2013 Domaine Begude Sauvignon Blanc Vin de Pays d'Oc (Previously $12)

SKU #1153610

This elegant and crisp Sauvignon Blanc hails from Domaine Begude, a small family-owned property located high in the foothills of the Pyrenees in the Limoux region of the Languedoc. The long, cool growing season lends itself perfectly to the production of crisp and delicate wines, and this Sauvignon Blanc is no exception. More in the style of a Loire Valley Sancerre, with its fine, mineral-laden nose and fresh citrus fruits on the palate, this is the perfect accompaniment to grilled fish, oysters, or just by itself. Make this one your house white! Organically certified by Ecocert & NOP.

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Price: $9.99
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Staff Image By: Scott Beckerley | K&L Staff Member | Review Date: 1/26/2015 | Send Email
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This is an excellent, fun sauvignon blanc that comes in at a very affordable price. It is a crisp, clean style with loads of minerality and fresh lime, grapefruit and meyer lemon fruit. No grassiness, just pure, clean sauvignon blanc that begs for shellfish or crab.

Staff Image By: Christie Brunick | K&L Staff Member | Review Date: 7/31/2014 | Send Email
Sancerre at half the price!!! Soft, subtle mineral notes are wrapped up in aromatics of melon and citrus. Clean, bright and refreshing, this is a perfect little Sauvignon Blanc. Tropical fruit, citrus and spice aromas and flavors, with vibrant acidity and minerality. Perfect for goat milk cheeses or seafood. This is the white wine that I always keep stocked in my fridge. Bright, fresh citrus peels (grapefruit & lime) lead into a bracing minerality that ends with a wonderfully dry, crushed wet rock finish. I love this wine (and it's an absolute steal).

Staff Image By: Olivia Ragni | K&L Staff Member | Review Date: 6/8/2014 | Send Email
While from the south of France, this Sauvignon Blanc is definitely closer to Sancerre in style. Lovely aromas of fresh cut grass, wet stone, melon and peach. A juicy palate of fresh lemon, orange, and nectarine and faint notes of lavender accompany a zippy, dry finish. This wine screams for shellfish!

Additional Information:


Sauvignon Blanc

- One of the best known "international" varieties originally cultivated in France and considered the parent of, with Cabernet Franc, Cabernet Sauvignon. Sauvignon's wonderfully distinctive aromatics generate some of wine's most colorful descriptors, among them "cat pee," herbaceous, grassy, citrusy the world over. In France, the apex of Sauvignon Blanc production is the Loire Valley, in the appellations of Sancerre and Pouilly-Fumé, where the terroir expresses itself most beautifully through the grape. Sauvignon Blanc is also the leading white grape varietal in Bordeaux, where it is paired with the fatter, richer Sémillon to varying degrees. Relatively easy to cultivate, though more suited to cool climates, Sauvignon Blanc has made inroads in Europe outside of France, especially in Northeastern Italy's Friuli and Alto Adige, but also on the Slovenian border. These lovely wines are often overshadowed by Sauvignon Blanc's achievements in the New World, namely New Zealand, South Africa and California. New Zealand's Sauvignon Blancs, more conspicuously fruity than most French examples, landed the small island nation on the world wine map in the late-1980s and 1990s. South African Sauvignons are one of the most successful international varieties produced in that country and are often quite elegant and affordable. In California, Robert Mondavi managed to, almost single-handedly, created a market for Sauvignon Blanc by renaming his oak-fermented version Fumé Blanc. While some wineries still use the name, California Sauvignon Blanc has secured its place in the California wine pantheon, particularly those from the Napa Valley. Washington State, Chile and Argentina also have considerable plantings of the grape.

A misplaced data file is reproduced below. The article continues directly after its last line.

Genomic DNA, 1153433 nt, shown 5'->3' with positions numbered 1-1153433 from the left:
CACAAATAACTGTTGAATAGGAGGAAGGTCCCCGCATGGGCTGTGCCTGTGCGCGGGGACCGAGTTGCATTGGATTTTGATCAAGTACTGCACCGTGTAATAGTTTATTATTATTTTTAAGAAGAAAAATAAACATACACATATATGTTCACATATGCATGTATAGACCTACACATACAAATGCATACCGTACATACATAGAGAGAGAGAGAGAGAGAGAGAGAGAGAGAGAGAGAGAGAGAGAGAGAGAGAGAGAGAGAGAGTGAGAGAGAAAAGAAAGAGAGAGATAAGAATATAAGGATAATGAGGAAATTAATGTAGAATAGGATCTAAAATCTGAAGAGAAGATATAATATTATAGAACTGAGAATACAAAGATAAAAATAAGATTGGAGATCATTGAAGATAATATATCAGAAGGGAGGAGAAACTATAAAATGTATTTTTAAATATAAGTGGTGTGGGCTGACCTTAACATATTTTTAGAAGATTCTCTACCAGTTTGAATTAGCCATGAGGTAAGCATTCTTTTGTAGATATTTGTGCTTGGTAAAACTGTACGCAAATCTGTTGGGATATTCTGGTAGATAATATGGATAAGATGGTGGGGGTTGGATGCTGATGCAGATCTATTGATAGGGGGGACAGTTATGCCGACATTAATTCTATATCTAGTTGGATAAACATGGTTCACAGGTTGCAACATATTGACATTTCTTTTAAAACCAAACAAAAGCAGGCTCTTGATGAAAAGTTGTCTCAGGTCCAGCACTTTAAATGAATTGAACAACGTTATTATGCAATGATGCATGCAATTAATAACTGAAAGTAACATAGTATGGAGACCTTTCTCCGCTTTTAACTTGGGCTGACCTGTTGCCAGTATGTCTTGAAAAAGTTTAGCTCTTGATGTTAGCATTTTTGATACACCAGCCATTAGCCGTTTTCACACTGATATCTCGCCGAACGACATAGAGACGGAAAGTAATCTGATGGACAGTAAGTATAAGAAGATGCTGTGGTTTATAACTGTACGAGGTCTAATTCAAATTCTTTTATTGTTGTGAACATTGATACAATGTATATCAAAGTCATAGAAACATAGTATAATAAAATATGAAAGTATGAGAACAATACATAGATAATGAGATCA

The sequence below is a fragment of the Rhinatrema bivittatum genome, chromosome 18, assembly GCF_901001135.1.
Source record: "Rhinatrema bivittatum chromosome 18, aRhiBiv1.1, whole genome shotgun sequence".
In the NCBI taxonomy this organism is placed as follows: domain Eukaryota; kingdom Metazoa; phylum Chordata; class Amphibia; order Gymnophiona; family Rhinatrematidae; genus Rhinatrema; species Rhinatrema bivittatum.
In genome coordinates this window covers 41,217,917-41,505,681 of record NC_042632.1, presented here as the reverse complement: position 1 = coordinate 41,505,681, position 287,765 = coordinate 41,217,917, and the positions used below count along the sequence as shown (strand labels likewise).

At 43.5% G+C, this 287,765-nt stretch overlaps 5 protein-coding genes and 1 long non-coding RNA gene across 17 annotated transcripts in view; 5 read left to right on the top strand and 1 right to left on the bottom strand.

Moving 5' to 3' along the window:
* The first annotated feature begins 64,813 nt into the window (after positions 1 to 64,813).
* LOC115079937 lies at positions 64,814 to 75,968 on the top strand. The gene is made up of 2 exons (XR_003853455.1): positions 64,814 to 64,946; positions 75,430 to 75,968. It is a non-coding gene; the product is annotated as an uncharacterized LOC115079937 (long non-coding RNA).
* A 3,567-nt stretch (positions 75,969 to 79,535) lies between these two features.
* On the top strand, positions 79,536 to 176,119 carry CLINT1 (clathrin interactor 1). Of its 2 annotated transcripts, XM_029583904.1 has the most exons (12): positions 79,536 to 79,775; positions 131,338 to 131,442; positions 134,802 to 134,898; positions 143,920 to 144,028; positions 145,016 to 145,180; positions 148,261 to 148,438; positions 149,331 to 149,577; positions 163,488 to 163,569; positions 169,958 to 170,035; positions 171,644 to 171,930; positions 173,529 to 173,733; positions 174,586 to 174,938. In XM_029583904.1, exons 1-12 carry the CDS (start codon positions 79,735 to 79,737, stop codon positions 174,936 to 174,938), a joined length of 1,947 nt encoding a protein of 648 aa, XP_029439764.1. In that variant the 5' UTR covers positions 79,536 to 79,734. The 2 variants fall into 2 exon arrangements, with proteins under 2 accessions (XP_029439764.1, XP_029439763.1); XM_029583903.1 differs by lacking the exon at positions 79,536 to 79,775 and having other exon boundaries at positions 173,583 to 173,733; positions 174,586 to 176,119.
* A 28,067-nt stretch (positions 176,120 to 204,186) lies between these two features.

- When it comes to wine, France stands alone. No other country can beat it in terms of quality and diversity. And while many of its Region, Bordeaux, Burgundy and Champagne most obviously, produce wine as rare, as sought-after and nearly as expensive as gold, there are just as many obscurities and values to be had from little known appellations throughout the country. To learn everything there is to know about French wine would take a lifetime. To understand and appreciate French wine, one only has to begin tasting them. Click for a list of bestselling items from all of France.


Alcohol Content (%): 12